12. Speech difficulties. In Matthew 9:32-33, Jesus rebuked a demon, and the mute man was able to speak. Speech difficulties may be physical, emotional or mental, but in some cases they are demonic. Extreme language and cursing also may be prompted by the enemy.
13. Doctrinal error. First Timothy 4:1 warns that in the last days deceiving spirits will teach the doctrines of demons. Today religious cults and charlatans abound. The reason these deceivers draw many people is the power of the demonic that teaches them.
14. Religious legalism. In Galatians 3, the church at Galatia had forsaken a faith ministry that resulted in the miraculous for a law ministry of rules and regulations. Paul classified this error as witchcraft. Some deeply religious people are under the bondage of tradition, man-made rules and outward appearances. Demons thrive in this kind of environment, especially demons of control. Whenever something is substituted for faith in the finished work of Christ, it is a doctrine of demons.
When your priorities are out of order your life is filled with confusion.
My first word of counsel to every leader is drawn from biblical wisdom—"seek first the kingdom of God and His righteousness, and all these things shall be added to you" (Matt. 6:33). When a person's priorities are out of order, his life will be filled with confusion and God's given purpose will not be fulfilled.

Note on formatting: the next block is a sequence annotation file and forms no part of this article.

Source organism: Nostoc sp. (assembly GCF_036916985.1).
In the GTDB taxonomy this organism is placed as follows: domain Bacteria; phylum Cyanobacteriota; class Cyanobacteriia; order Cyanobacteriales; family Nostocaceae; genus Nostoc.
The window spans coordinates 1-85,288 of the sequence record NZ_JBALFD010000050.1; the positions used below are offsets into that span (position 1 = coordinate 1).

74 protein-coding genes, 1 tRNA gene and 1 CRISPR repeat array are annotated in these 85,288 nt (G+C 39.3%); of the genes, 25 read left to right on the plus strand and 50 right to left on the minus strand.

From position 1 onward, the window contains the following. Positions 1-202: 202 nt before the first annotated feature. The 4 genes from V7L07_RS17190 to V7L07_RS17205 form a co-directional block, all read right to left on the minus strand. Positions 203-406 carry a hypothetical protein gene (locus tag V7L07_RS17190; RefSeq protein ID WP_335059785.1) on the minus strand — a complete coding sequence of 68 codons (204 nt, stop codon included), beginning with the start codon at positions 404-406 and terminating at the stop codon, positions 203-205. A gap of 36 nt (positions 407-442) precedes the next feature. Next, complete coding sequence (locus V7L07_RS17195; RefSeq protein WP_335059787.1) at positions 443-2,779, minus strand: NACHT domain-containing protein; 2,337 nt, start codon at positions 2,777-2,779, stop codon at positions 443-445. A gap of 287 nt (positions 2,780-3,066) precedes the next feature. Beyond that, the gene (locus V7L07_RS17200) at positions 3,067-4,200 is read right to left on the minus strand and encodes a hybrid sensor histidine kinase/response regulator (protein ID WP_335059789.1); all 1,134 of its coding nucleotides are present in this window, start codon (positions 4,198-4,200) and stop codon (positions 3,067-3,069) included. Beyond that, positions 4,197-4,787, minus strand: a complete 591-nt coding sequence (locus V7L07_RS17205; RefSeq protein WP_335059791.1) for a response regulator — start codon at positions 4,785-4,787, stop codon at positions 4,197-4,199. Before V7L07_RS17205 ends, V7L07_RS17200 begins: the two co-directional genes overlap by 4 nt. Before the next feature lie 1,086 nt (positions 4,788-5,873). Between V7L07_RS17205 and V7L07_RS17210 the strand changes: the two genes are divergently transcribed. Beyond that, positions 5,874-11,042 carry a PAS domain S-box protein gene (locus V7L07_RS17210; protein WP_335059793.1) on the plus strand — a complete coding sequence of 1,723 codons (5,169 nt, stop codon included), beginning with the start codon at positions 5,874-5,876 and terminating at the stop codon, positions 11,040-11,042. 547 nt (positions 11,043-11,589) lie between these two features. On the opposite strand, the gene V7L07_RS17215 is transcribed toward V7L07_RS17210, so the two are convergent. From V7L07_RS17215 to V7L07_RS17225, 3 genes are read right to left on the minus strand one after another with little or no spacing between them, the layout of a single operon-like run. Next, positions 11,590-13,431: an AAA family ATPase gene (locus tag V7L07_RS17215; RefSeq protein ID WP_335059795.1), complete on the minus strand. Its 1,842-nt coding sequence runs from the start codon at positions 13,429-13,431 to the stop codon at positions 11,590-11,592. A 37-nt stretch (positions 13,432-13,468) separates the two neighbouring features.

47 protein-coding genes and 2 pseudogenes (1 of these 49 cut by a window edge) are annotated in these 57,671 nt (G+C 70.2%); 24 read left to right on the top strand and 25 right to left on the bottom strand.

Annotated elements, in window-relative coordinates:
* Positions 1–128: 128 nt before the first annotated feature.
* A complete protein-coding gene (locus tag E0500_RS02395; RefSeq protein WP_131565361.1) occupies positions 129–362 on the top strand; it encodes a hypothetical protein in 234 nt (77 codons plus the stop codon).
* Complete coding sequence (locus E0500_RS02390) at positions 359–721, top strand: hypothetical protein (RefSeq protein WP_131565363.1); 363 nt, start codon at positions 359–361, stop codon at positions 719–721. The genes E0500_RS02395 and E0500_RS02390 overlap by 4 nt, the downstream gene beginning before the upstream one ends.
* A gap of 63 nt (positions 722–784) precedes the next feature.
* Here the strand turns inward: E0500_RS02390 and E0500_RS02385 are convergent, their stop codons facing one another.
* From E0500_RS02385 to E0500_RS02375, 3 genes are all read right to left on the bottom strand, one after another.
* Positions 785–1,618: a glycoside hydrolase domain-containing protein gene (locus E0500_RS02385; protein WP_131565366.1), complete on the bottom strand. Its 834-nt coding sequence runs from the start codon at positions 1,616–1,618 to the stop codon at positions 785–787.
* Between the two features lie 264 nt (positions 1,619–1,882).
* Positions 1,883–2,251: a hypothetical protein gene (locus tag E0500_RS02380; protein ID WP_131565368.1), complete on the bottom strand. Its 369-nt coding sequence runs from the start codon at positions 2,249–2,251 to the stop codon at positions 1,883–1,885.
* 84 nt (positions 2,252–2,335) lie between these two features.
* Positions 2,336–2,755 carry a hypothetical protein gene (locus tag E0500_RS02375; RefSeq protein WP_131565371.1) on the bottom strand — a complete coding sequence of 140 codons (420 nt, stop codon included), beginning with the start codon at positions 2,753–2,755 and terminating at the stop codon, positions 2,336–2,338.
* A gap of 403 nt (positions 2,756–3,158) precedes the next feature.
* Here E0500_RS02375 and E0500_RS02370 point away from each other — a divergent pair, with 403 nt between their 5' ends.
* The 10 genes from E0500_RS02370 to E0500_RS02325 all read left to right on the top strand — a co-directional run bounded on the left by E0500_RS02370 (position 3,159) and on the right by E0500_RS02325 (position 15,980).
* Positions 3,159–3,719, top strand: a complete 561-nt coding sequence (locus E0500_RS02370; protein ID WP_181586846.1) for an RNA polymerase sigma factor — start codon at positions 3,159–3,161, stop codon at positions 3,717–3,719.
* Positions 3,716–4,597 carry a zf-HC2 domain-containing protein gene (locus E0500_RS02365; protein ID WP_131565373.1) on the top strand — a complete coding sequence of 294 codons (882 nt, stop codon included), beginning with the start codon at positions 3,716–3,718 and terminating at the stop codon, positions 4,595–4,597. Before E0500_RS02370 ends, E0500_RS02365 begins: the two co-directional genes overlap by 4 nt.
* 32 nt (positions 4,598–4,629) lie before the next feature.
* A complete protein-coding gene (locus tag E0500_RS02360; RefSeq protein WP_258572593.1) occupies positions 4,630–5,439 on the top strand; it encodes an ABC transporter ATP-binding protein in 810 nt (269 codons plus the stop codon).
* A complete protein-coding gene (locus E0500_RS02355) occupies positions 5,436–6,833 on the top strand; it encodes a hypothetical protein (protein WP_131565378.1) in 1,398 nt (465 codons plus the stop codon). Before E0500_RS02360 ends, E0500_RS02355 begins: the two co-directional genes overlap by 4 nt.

Confirm your status as a citizen of the kingdom of God by acknowledging His authority over your time, talents, opportunities and treasures. When seeking the kingdom of God and His righteousness is top priority, you will be able to experience faithfulness as a steward of God's blessings.
Second, "trust in the Lord with all your heart, and lean not on your own understanding; in all your ways acknowledge Him, and He shall direct your paths" (Prov. 3:5-6). It is essential for servant leaders in the kingdom to maintain an ongoing, intimate relationship of trust and obedience to God. Challenging situations tempt us to lean upon our own understanding. Always remember that God has promised to be with us at all times and that He delights in our acknowledging and trusting in Him. The kingdom is His kingdom, and we belong to Him; we are God's responsibility.
God's call to ministry is a call to preparation. It is not a call to success, but a call to faithfulness.
Bishop George McKinney is pastor of St. Stephen's Cathedral Church of God in Christ in San Diego and a member of the denomination's 12-member General Board.